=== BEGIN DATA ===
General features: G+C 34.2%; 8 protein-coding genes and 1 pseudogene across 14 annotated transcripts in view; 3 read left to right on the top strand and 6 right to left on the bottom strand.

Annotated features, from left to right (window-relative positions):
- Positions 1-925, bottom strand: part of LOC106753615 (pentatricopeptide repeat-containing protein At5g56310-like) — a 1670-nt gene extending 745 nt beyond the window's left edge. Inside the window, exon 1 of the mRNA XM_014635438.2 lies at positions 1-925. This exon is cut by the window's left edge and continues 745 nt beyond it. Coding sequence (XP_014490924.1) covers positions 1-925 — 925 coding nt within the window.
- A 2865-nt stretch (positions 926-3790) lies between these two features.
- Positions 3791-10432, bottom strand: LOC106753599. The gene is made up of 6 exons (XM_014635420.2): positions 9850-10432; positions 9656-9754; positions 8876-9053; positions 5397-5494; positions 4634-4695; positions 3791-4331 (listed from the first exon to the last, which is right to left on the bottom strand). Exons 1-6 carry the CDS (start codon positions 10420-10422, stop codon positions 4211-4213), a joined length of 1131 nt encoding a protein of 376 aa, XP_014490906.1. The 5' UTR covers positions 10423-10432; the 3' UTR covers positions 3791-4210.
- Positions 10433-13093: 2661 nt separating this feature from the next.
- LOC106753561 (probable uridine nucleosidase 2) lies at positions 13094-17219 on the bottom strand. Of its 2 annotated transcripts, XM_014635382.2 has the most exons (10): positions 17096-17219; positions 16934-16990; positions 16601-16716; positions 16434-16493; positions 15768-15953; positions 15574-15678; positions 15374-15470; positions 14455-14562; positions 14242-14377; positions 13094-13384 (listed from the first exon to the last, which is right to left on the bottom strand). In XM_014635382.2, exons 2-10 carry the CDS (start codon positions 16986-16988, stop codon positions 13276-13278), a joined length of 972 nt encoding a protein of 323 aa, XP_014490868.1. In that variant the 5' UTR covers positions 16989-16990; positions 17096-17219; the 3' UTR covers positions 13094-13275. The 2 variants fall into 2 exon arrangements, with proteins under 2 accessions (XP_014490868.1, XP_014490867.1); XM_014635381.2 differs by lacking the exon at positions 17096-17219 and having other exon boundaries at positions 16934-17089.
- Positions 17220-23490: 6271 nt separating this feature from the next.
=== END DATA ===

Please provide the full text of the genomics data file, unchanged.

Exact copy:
General features: G+C 34.2%; 8 protein-coding genes and 1 pseudogene across 14 annotated transcripts in view; 3 read left to right on the top strand and 6 right to left on the bottom strand.

Annotated features, from left to right (window-relative positions):
- Positions 1-925, bottom strand: part of LOC106753615 (pentatricopeptide repeat-containing protein At5g56310-like) — a 1670-nt gene extending 745 nt beyond the window's left edge. Inside the window, exon 1 of the mRNA XM_014635438.2 lies at positions 1-925. This exon is cut by the window's left edge and continues 745 nt beyond it. Coding sequence (XP_014490924.1) covers positions 1-925 — 925 coding nt within the window.
- A 2865-nt stretch (positions 926-3790) lies between these two features.
- Positions 3791-10432, bottom strand: LOC106753599. The gene is made up of 6 exons (XM_014635420.2): positions 9850-10432; positions 9656-9754; positions 8876-9053; positions 5397-5494; positions 4634-4695; positions 3791-4331 (listed from the first exon to the last, which is right to left on the bottom strand). Exons 1-6 carry the CDS (start codon positions 10420-10422, stop codon positions 4211-4213), a joined length of 1131 nt encoding a protein of 376 aa, XP_014490906.1. The 5' UTR covers positions 10423-10432; the 3' UTR covers positions 3791-4210.
- Positions 10433-13093: 2661 nt separating this feature from the next.
- LOC106753561 (probable uridine nucleosidase 2) lies at positions 13094-17219 on the bottom strand. Of its 2 annotated transcripts, XM_014635382.2 has the most exons (10): positions 17096-17219; positions 16934-16990; positions 16601-16716; positions 16434-16493; positions 15768-15953; positions 15574-15678; positions 15374-15470; positions 14455-14562; positions 14242-14377; positions 13094-13384 (listed from the first exon to the last, which is right to left on the bottom strand). In XM_014635382.2, exons 2-10 carry the CDS (start codon positions 16986-16988, stop codon positions 13276-13278), a joined length of 972 nt encoding a protein of 323 aa, XP_014490868.1. In that variant the 5' UTR covers positions 16989-16990; positions 17096-17219; the 3' UTR covers positions 13094-13275. The 2 variants fall into 2 exon arrangements, with proteins under 2 accessions (XP_014490868.1, XP_014490867.1); XM_014635381.2 differs by lacking the exon at positions 17096-17219 and having other exon boundaries at positions 16934-17089.
- Positions 17220-23490: 6271 nt separating this feature from the next.